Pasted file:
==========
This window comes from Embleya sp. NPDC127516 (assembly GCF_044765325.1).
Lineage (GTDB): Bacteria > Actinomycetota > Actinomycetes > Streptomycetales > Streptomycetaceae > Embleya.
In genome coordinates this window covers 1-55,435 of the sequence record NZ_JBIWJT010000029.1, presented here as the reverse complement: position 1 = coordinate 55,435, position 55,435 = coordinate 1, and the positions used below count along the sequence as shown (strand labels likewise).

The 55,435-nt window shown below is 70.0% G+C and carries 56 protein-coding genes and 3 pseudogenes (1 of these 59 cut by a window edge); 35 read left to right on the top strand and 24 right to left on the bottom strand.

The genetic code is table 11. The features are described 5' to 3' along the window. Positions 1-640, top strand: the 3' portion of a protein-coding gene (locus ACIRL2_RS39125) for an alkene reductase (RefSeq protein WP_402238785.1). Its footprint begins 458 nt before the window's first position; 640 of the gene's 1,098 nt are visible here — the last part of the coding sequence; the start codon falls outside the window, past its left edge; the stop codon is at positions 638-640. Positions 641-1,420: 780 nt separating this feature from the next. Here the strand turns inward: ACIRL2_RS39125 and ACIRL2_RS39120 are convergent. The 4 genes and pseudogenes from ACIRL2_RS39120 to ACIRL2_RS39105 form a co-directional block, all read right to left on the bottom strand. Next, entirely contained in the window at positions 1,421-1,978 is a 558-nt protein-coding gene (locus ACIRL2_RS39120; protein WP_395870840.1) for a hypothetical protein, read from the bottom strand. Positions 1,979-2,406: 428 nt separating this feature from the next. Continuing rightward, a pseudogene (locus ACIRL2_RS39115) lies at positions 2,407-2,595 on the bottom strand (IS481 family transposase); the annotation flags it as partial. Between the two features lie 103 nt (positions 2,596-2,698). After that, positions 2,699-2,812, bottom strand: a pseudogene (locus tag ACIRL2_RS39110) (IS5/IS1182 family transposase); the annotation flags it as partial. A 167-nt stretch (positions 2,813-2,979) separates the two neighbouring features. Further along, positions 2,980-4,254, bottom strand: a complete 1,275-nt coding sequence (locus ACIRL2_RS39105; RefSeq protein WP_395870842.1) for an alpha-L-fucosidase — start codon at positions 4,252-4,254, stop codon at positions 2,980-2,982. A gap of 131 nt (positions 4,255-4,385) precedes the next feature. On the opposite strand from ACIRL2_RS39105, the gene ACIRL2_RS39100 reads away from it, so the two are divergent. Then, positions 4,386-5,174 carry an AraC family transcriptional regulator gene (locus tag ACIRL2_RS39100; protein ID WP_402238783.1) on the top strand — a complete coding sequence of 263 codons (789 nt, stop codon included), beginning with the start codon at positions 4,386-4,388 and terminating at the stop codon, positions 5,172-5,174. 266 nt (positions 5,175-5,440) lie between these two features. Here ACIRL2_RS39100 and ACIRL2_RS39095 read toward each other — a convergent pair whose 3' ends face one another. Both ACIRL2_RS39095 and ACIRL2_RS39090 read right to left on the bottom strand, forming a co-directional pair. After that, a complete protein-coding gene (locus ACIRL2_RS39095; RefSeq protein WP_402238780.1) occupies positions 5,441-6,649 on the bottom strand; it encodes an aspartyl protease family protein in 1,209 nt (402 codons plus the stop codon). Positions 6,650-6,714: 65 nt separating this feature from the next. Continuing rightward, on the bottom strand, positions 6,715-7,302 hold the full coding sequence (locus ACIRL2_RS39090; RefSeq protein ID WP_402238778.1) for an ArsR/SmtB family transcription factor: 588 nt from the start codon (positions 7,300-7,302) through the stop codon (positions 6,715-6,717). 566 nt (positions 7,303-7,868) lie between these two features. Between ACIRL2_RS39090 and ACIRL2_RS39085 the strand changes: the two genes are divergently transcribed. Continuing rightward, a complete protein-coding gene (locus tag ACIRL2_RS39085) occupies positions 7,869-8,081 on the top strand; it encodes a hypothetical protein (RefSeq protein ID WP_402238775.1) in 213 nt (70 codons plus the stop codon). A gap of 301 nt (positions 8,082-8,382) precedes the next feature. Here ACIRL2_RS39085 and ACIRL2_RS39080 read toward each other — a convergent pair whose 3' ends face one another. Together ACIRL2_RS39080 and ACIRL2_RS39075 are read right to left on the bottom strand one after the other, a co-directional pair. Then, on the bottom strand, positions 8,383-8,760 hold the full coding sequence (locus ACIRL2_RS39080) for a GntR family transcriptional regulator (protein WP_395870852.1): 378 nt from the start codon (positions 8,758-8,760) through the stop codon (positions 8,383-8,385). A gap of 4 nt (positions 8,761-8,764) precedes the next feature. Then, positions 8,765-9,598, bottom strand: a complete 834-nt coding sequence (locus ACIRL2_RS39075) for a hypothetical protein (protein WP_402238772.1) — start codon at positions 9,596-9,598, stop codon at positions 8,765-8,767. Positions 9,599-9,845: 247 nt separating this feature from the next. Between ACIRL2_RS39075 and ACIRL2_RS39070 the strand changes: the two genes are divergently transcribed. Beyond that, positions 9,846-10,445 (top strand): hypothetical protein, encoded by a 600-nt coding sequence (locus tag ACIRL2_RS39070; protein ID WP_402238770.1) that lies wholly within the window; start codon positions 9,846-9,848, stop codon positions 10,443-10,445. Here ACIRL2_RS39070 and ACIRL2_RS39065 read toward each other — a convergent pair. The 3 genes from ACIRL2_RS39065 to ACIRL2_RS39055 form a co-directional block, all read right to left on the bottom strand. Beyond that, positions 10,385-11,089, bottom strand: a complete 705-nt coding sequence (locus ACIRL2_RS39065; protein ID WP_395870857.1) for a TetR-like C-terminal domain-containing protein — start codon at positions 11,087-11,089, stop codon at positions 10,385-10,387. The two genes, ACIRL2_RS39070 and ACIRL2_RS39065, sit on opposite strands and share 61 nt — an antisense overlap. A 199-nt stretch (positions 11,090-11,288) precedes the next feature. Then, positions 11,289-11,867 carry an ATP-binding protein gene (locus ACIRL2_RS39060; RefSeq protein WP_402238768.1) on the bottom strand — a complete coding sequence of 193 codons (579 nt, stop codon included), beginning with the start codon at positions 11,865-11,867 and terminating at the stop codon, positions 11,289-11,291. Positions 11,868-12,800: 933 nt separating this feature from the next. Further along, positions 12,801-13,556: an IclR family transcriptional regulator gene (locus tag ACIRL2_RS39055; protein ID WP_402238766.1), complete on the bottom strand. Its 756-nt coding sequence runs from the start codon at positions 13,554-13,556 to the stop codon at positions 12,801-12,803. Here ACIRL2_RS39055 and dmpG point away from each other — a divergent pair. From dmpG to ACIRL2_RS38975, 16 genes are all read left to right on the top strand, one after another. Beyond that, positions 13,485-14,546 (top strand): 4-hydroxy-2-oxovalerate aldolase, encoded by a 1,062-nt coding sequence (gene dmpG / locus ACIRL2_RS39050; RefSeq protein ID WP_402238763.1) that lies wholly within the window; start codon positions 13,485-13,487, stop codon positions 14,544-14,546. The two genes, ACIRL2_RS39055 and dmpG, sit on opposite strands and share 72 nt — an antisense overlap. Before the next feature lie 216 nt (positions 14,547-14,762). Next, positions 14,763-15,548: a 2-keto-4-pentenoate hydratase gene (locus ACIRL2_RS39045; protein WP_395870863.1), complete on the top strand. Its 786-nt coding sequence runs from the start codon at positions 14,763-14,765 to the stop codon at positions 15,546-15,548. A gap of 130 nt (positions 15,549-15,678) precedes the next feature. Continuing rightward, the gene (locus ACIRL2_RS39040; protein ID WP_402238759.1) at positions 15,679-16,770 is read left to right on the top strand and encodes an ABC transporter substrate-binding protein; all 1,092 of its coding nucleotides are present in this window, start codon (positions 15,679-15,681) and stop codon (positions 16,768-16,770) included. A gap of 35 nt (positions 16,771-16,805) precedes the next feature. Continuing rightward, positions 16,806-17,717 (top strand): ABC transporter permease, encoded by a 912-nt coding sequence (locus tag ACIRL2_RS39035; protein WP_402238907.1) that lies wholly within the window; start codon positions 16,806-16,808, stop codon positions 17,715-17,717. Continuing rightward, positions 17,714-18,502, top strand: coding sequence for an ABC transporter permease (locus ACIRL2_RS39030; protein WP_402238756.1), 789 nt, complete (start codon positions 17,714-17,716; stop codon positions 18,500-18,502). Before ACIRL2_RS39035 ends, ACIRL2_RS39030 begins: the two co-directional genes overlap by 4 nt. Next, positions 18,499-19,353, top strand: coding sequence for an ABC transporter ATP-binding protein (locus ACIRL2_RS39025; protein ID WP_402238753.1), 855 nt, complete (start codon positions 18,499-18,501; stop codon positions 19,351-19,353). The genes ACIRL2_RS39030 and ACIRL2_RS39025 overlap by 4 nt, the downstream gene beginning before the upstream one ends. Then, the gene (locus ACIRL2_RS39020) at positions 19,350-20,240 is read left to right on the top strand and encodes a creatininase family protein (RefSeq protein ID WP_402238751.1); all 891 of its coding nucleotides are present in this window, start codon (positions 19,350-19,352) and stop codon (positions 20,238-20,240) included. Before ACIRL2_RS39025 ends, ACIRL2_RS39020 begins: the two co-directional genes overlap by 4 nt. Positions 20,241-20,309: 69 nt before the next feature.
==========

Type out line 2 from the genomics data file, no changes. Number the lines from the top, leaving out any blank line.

Lineage (GTDB): Bacteria > Actinomycetota > Actinomycetes > Streptomycetales > Streptomycetaceae > Embleya.